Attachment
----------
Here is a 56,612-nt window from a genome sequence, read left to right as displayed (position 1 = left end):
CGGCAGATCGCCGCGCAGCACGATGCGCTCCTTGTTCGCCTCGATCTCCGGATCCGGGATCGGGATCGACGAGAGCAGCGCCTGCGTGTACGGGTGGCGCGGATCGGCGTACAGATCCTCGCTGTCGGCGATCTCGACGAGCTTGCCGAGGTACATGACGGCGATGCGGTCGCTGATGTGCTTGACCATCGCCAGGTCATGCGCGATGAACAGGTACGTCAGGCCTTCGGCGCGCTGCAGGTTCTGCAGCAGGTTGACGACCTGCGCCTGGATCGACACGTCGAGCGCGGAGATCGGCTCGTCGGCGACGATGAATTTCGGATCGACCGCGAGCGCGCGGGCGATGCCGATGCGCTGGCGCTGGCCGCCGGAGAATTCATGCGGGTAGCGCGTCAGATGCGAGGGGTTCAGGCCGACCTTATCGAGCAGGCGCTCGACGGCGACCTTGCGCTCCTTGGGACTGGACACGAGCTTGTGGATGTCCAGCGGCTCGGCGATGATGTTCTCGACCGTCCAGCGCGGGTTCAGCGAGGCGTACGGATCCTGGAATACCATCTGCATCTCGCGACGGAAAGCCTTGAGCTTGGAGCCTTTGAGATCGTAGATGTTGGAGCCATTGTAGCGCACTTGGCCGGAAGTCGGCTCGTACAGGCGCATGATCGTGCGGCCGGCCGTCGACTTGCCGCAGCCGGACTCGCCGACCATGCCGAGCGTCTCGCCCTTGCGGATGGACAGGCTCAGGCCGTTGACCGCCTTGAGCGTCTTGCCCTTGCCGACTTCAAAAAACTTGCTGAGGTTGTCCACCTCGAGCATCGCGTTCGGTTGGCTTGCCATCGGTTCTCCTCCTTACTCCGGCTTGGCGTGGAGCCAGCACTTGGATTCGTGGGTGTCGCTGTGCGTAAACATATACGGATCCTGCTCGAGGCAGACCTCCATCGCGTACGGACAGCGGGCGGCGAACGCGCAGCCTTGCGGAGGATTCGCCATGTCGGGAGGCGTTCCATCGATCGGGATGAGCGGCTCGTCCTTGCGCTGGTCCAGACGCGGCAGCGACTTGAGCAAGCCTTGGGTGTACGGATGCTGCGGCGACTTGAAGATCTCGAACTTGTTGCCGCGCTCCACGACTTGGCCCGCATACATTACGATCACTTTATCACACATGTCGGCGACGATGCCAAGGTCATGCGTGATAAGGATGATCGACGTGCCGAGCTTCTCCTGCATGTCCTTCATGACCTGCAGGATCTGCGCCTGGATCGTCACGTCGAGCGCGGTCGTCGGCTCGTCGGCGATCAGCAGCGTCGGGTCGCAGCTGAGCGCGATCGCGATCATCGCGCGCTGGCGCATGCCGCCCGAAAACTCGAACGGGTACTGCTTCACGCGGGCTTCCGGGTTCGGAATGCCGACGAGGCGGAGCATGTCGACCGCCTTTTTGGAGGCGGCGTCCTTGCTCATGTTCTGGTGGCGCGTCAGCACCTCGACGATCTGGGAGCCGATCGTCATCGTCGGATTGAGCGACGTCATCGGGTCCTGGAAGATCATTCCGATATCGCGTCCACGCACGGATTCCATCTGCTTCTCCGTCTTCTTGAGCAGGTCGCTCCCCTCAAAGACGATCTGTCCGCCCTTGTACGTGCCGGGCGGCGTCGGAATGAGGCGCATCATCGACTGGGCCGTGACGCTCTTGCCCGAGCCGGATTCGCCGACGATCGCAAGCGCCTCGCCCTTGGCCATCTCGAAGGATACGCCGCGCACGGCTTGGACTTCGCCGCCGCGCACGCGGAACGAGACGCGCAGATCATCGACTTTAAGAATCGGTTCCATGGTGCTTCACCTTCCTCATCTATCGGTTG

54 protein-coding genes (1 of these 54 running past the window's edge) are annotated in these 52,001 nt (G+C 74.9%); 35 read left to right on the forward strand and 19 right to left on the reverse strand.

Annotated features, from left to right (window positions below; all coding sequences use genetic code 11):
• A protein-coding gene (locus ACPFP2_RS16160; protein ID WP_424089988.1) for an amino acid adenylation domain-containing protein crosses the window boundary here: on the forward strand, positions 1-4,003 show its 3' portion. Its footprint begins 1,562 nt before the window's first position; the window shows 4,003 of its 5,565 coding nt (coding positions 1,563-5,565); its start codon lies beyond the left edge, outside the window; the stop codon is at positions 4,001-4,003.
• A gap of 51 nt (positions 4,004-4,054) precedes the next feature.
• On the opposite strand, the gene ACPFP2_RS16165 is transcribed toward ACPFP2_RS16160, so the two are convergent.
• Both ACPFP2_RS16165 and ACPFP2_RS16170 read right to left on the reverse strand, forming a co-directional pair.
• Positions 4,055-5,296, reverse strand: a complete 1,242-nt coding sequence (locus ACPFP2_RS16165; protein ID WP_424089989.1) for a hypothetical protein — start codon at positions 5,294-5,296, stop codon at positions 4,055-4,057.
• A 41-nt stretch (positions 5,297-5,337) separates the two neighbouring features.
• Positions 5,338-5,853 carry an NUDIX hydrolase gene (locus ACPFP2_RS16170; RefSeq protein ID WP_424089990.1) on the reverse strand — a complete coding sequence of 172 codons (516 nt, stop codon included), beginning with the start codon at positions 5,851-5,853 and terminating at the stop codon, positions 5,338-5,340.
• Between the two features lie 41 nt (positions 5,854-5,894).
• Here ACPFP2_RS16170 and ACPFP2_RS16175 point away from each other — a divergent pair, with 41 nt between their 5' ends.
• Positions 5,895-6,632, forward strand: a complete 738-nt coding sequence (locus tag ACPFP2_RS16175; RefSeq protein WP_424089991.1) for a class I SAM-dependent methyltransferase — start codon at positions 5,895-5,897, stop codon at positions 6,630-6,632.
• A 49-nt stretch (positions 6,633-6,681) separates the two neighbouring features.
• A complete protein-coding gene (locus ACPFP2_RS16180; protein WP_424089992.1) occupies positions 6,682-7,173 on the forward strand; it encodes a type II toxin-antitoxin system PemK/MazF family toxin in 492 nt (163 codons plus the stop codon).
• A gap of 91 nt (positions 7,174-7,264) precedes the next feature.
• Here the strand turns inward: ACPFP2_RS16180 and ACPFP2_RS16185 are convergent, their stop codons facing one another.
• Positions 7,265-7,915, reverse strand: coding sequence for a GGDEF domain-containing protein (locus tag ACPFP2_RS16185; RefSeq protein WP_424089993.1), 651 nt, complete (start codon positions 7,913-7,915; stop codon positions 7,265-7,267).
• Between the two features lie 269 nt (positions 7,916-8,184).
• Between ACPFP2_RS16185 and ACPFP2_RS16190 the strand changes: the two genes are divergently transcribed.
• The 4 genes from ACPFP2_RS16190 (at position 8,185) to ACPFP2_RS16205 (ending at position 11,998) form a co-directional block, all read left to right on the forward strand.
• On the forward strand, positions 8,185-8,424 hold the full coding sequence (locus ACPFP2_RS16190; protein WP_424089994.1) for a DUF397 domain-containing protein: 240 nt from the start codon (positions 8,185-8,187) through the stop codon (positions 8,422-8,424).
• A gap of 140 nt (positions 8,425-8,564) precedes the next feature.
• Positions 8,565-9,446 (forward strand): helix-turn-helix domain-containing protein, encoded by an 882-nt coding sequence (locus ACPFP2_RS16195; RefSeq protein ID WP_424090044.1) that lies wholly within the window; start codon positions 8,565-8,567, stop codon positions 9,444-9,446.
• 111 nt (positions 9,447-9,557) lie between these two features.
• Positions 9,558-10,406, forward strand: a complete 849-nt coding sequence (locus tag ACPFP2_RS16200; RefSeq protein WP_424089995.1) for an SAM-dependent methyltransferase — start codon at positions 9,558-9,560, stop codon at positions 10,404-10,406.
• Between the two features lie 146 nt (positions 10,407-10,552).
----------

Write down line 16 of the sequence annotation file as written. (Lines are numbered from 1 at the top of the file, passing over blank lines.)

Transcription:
• A complete protein-coding gene (locus ACPFP2_RS16180; protein WP_424089992.1) occupies positions 6,682-7,173 on the forward strand; it encodes a type II toxin-antitoxin system PemK/MazF family toxin in 492 nt (163 codons plus the stop codon).